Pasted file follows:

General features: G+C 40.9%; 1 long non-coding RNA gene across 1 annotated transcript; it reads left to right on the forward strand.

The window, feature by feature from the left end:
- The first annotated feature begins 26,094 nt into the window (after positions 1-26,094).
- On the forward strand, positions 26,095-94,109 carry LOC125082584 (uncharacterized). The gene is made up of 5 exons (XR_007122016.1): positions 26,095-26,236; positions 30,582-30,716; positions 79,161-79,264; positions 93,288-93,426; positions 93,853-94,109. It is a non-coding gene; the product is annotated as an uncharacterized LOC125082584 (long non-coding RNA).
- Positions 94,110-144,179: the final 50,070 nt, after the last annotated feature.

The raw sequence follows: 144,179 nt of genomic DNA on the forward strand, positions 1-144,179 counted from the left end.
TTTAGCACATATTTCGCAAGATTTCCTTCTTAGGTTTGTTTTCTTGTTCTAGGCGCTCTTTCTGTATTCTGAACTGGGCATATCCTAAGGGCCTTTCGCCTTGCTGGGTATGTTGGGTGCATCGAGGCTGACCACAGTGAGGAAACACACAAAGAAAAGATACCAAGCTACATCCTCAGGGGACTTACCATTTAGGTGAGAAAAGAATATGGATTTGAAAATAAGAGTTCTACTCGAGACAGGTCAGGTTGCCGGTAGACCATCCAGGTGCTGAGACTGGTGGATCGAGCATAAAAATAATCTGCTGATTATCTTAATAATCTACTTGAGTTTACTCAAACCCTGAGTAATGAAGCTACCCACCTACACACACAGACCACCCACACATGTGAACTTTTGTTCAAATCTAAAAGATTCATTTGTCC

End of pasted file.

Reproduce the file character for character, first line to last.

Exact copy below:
General features: G+C 40.9%; 1 long non-coding RNA gene across 1 annotated transcript; it reads left to right on the forward strand.

The window, feature by feature from the left end:
- The first annotated feature begins 26,094 nt into the window (after positions 1-26,094).
- On the forward strand, positions 26,095-94,109 carry LOC125082584 (uncharacterized). The gene is made up of 5 exons (XR_007122016.1): positions 26,095-26,236; positions 30,582-30,716; positions 79,161-79,264; positions 93,288-93,426; positions 93,853-94,109. It is a non-coding gene; the product is annotated as an uncharacterized LOC125082584 (long non-coding RNA).
- Positions 94,110-144,179: the final 50,070 nt, after the last annotated feature.

The raw sequence follows: 144,179 nt of genomic DNA on the forward strand, positions 1-144,179 counted from the left end.
TTTAGCACATATTTCGCAAGATTTCCTTCTTAGGTTTGTTTTCTTGTTCTAGGCGCTCTTTCTGTATTCTGAACTGGGCATATCCTAAGGGCCTTTCGCCTTGCTGGGTATGTTGGGTGCATCGAGGCTGACCACAGTGAGGAAACACACAAAGAAAAGATACCAAGCTACATCCTCAGGGGACTTACCATTTAGGTGAGAAAAGAATATGGATTTGAAAATAAGAGTTCTACTCGAGACAGGTCAGGTTGCCGGTAGACCATCCAGGTGCTGAGACTGGTGGATCGAGCATAAAAATAATCTGCTGATTATCTTAATAATCTACTTGAGTTTACTCAAACCCTGAGTAATGAAGCTACCCACCTACACACACAGACCACCCACACATGTGAACTTTTGTTCAAATCTAAAAGATTCATTTGTCC